of Jesus Christ of Latter-day Saints (LDS). Under Young's
leadership, about 14,000 Mormon citizens of Nauvoo set out to find
a new home in the West.
The Trek West
As the senior apostle
Quorum of the Twelve
after Joseph Smith's death, Brigham Young assumed
responsibility of the leadership of the church. He would later be
sustained as President of the Church
Young now had to lead the Saints into the far west, without knowing
exactly where to go or where they would end up. He insisted the
Mormons should settle in a place no one else wanted and felt the
isolated Great Basin
would provide the
Saints with many advantages.
Young reviewed information on the Great Salt Lake Valley and the
Great Basin, consulted with mountain men and trappers and met with
Father Pierre-Jean De Smet
missionary familiar with the region.
He organized a vanguard company to break trail to the Rocky
Mountains, evaluate trail conditions, find sources of water, and
select a central gathering point in the Great Basin. A new route on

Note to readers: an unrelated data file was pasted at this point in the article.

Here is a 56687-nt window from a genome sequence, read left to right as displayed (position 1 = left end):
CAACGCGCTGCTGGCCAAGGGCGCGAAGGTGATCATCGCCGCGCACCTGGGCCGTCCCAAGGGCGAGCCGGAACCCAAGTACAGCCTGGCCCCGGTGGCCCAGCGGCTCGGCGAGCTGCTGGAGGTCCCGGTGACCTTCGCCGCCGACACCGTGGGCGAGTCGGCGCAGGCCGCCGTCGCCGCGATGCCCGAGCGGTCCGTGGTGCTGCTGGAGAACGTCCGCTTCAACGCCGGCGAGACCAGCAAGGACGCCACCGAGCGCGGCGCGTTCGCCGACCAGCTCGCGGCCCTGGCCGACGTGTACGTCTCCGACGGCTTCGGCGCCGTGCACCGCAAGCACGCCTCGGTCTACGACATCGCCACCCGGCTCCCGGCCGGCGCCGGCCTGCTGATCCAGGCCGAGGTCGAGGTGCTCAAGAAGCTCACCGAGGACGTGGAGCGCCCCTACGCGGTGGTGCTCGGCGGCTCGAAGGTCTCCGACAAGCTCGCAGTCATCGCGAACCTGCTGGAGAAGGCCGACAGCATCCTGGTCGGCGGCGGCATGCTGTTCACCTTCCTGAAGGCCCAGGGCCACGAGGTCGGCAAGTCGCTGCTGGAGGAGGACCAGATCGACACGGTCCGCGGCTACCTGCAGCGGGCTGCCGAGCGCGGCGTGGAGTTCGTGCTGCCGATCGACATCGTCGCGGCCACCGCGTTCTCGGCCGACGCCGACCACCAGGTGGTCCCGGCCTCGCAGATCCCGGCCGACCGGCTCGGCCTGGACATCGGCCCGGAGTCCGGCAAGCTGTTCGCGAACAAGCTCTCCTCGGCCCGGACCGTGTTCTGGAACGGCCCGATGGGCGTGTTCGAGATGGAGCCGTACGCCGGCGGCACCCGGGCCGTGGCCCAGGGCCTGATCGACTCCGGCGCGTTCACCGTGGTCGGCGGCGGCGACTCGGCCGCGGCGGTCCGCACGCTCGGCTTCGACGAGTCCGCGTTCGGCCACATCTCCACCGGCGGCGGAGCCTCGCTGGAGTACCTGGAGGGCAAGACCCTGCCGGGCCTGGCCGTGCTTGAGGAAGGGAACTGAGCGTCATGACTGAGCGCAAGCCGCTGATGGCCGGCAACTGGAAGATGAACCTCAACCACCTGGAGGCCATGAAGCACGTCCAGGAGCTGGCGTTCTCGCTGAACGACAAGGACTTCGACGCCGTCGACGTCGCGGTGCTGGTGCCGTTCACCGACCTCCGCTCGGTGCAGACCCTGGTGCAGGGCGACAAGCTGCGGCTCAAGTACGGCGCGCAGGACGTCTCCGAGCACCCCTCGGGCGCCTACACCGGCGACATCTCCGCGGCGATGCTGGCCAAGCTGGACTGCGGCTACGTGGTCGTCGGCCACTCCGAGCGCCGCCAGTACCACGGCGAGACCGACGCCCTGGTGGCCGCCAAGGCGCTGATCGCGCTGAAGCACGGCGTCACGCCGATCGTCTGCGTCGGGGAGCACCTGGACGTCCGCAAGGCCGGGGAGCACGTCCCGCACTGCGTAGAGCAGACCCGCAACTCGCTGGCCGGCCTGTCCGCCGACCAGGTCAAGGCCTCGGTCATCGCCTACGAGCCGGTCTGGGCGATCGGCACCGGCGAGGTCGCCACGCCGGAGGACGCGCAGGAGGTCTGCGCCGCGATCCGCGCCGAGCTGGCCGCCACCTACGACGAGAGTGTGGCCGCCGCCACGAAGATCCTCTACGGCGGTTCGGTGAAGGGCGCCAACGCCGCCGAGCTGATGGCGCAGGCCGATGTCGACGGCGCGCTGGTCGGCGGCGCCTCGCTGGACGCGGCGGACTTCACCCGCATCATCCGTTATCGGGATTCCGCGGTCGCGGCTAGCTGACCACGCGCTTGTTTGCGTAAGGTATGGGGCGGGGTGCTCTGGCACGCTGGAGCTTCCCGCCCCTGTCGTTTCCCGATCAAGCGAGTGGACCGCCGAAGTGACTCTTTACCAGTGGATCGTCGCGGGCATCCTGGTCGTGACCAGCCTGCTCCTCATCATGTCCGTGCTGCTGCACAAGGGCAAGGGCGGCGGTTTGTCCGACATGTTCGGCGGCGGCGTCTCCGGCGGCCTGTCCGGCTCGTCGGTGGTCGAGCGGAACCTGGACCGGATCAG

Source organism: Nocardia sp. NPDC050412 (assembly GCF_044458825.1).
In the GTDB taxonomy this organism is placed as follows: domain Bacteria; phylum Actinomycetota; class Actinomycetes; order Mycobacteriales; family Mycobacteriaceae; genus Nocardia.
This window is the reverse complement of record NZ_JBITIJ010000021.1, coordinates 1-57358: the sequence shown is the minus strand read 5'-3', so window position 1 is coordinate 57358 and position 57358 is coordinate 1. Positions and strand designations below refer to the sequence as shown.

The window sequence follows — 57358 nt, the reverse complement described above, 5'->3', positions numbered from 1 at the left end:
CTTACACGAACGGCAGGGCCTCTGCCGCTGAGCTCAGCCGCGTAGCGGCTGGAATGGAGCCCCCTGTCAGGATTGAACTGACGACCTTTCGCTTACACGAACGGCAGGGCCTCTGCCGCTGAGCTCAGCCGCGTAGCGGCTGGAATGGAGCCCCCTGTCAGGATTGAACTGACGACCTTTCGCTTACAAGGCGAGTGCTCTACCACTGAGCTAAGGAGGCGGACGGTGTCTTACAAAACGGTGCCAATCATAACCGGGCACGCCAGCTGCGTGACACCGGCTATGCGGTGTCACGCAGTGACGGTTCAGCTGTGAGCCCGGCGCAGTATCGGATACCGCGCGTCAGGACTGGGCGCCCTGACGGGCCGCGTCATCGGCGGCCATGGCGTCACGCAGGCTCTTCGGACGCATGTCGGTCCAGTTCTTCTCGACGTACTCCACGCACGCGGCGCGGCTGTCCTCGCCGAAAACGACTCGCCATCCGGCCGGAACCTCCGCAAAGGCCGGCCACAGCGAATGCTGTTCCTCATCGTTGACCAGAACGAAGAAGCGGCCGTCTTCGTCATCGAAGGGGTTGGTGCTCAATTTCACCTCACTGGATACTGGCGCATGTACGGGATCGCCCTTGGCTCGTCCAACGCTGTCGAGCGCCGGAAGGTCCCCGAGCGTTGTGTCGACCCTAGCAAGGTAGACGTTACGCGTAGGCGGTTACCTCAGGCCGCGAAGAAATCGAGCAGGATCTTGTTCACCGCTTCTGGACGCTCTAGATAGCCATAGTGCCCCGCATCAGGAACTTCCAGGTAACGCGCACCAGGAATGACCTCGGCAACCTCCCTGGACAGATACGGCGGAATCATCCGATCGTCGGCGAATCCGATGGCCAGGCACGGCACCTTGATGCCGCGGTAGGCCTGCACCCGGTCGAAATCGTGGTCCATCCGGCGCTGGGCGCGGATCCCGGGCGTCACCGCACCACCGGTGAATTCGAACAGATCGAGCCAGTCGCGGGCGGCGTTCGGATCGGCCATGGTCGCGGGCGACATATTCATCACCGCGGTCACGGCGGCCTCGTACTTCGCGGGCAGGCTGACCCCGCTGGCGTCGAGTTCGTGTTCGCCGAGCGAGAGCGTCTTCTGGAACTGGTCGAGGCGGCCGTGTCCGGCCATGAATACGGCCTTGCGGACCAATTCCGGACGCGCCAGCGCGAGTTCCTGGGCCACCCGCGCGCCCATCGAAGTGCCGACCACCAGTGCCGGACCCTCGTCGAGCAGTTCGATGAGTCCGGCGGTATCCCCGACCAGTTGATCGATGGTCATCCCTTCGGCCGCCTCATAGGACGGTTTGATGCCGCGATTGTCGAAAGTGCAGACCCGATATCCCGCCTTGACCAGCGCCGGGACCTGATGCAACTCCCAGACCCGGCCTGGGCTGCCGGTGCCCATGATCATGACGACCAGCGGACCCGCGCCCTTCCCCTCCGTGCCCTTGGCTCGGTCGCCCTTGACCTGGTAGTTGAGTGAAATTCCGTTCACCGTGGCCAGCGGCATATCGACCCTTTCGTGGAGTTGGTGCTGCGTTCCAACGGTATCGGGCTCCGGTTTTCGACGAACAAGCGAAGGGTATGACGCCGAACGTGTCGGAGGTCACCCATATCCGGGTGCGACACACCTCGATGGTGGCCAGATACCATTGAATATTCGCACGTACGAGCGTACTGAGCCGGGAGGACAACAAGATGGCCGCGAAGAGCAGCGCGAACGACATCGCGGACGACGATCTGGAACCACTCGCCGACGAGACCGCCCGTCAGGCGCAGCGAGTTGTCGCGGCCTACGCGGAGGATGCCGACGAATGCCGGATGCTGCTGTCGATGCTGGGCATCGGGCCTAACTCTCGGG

the north side of the Platte
rivers was chosen to
avoid potential conflicts over grazing rights, water access and
campsites with travelers using the established Oregon Trail
on the river’s south side.
The Quincy Convention of October 1845 passed resolutions demanding
that the Latter-day Saints withdraw from Nauvoo by May 1846. A few
days later, the Carthage Convention called for establishment of a
militia that would force them out if they failed to meet the May
deadline. To try to meet this deadline and to get an early start on
the trek to the Great Basin, the Latter-day Saints began leaving
Nauvoo in February 1846.
Trek of 1846
The departure from Nauvoo began on February 4, 1846 under the
leadership of Brigham Young. This early departure exposed them to
the elements in the worst of winter. After crossing the Mississippi River
, the journey across
territorial roads and Native American
trails. Young originally planned to lead an express company of
about 300 men to the Great Basin during the summer of 1846.
believed they could cross Iowa and reach the Missouri River in four to six weeks.
The actual trip across
Iowa, however, was slowed by rain, mud, swollen rivers, and poor
preparation, and required sixteen weeks—nearly three times longer
than planned. Heavy rains turned the rolling plains of southern
Iowa into a quagmire of axle-deep mud. Furthermore, few people